2020 Vision for the Streaming Media Space

Three elements can help companies survive the coming market consolidation
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Cutting through the clutter of recent streaming announcements, one key takeaway has been unearthed: the subscription economy is becoming more complicated.

Consider the latest streaming service announcements from Apple (Apple TV+) and Disney (Disney+). Both aim to bring consumers closer to original and omnidigital content via one simplified interface. These announcements are forcing traditional TV providers and streaming platforms alike to rethink their responses to consumer demands to stay relevant.

Greg Boyer

Greg Boyer

As brands like Apple become cornerstones of the streaming market, competitors must consider how they are going to differentiate their offerings.

Here are three key elements streaming providers must consider to survive in this crowded and increasingly competitive market:

• Variety is the spice of TV: As streaming market competition heats up, industry players are looking to consumers for answers on how to differentiate their offerings. With big-name players like Netflix and Hulu in the game, becoming the consumer favorite has become a daunting task.

Luckily, consumers know what they want and they’re not afraid to tell businesses. Optimizing personalization options remains key for subscription businesses. While this seems obvious, consumers feel lukewarm about the content discoverability and recommendations options currently available. In fact, only 12% of consumers say they are unable to find content on streaming platforms easily.

However, consumers tend to rely on what’s familiar and pay TV is still a cornerstone in society. Nineteen percent of consumers claim to be in a “committed relationship” with their cable service (up 17% from the previous year). Regardless of the countless streaming options available, and despite the fact that total pay TV subscriptions declined from 73% to 67% in 2018, many believe cable is still the ideal option for their household. It’s important that streaming providers recognize this, especially when it comes to older generations.

• Next-gen tech and original content are key to differentiation: In the face of digital transformation, streaming services cannot shy away from adopting technologies like artificial intelligence and blockchain. With more than one-third of consumers (36%) believing it needs to be easier to find content on streaming platforms, AI can help simplify this process. Many providers are leveraging AI to personalize the user experience and offer greater visibility into how their data is used to make recommendations.

Utilizing blockchain can help services stay relevant. By consolidating content and payments, providers can streamline a process most consumers would rather spend limited time on. This is an attractive prospect for customers, as 51% say they wish they could pay just one monthly fee for all of the video content they watch.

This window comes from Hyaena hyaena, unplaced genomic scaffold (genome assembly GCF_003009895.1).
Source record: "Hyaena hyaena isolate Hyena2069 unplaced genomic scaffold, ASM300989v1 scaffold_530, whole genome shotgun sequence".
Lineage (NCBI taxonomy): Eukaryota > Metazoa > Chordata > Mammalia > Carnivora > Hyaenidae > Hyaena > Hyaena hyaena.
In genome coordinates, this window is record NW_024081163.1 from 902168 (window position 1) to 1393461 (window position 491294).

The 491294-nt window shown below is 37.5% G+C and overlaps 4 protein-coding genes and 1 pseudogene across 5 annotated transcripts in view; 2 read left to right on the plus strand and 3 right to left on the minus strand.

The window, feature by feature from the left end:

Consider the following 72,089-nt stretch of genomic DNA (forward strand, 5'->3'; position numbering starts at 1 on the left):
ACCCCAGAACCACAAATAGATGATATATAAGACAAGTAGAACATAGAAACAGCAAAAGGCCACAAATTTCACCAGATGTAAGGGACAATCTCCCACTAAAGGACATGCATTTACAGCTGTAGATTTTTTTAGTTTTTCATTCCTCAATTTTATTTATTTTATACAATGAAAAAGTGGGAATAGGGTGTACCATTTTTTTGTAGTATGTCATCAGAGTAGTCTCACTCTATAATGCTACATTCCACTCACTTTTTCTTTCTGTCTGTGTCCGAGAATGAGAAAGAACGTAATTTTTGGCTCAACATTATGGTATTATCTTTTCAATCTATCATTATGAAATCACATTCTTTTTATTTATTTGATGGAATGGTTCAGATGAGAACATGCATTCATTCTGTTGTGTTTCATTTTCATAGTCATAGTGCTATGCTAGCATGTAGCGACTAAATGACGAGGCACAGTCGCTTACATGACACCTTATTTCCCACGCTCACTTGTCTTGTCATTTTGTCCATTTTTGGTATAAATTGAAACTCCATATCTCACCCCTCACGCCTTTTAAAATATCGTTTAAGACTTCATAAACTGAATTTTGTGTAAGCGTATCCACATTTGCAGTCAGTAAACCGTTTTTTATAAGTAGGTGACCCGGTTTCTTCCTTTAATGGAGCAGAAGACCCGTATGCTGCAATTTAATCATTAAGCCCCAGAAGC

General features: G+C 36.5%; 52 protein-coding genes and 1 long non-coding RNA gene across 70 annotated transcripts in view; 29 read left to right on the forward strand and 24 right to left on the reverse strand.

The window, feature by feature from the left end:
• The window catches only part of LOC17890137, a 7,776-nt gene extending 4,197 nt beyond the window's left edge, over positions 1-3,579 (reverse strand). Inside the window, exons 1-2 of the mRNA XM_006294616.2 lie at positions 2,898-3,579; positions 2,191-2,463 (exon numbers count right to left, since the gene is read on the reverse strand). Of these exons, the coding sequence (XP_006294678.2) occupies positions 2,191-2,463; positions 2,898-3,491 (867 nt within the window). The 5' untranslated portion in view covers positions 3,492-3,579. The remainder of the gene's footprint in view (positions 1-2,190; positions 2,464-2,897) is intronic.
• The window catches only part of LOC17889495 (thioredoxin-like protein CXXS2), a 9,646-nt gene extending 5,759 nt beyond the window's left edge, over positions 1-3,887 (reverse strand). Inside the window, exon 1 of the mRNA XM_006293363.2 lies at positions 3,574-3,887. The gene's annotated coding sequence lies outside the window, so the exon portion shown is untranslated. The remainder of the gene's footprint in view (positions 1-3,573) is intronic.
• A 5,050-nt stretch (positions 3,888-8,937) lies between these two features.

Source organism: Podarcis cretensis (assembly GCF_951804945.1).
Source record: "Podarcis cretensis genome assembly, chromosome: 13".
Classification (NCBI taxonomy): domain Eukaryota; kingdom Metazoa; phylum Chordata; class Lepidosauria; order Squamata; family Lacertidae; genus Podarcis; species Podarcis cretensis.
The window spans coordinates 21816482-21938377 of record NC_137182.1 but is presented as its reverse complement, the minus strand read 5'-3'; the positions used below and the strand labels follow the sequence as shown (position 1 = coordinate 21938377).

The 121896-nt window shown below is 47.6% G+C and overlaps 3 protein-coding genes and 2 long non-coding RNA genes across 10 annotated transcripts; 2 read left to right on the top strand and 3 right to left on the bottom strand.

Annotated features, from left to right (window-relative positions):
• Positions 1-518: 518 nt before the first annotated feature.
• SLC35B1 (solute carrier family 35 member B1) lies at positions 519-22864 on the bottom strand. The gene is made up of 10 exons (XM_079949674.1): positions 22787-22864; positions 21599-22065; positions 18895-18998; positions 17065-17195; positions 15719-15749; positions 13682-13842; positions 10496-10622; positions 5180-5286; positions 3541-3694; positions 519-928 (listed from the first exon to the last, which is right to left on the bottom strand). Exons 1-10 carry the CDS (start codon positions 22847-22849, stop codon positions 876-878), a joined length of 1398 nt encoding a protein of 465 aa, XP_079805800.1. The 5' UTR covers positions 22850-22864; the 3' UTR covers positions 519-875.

Introducing original content is one of the key ways streaming providers have differentiated themselves from pay TV providers. By offering exclusive content, customers can pick which services to subscribe to based upon what interests them. Original content will also incentivize consumers to subscribe to multiple platforms as they seek out different services’ offerings.

• Immersive experiences are essential to engagement: While gaming and immersive content remain on the edges of the mainstream, new technological innovations offer an unprecedented opportunity to bring them to the forefront of the streaming market. Virtual reality is poised to catapult consumers from their living rooms and into Minecraft or Fortnite. Consumers are also ready for immersive content, with 54% saying they would like to interact with movies in the future.

Engagement and gaming are synonymous, and providers need to be aware of the critical role engagement plays in creating immersive experiences. Companies like Google are starting to dip their toes into the space and we can expect streaming options for games to explode in popularity. Streaming has no chance of slowing down, and consumers will continue to seek out platforms that best suit their needs. However, there is a final item on the list that consumers want to check off before signing up.

Transparency from streaming platforms is the most crucial element in staying afloat in this overcrowded market. Providing clarity on how personal data is being used is non-negotiable for consumers. With a variety of platforms to choose from, it’s likely that those with the most transparent practices will win the business of consumers. Personalization, engagement and ease of use are the core pillars that make up a winning service. However, earning consumer confidence needs to be the first step and bottom line for any streaming provider to be truly successful.

Greg Boyer is a U.S. partner at PwC.

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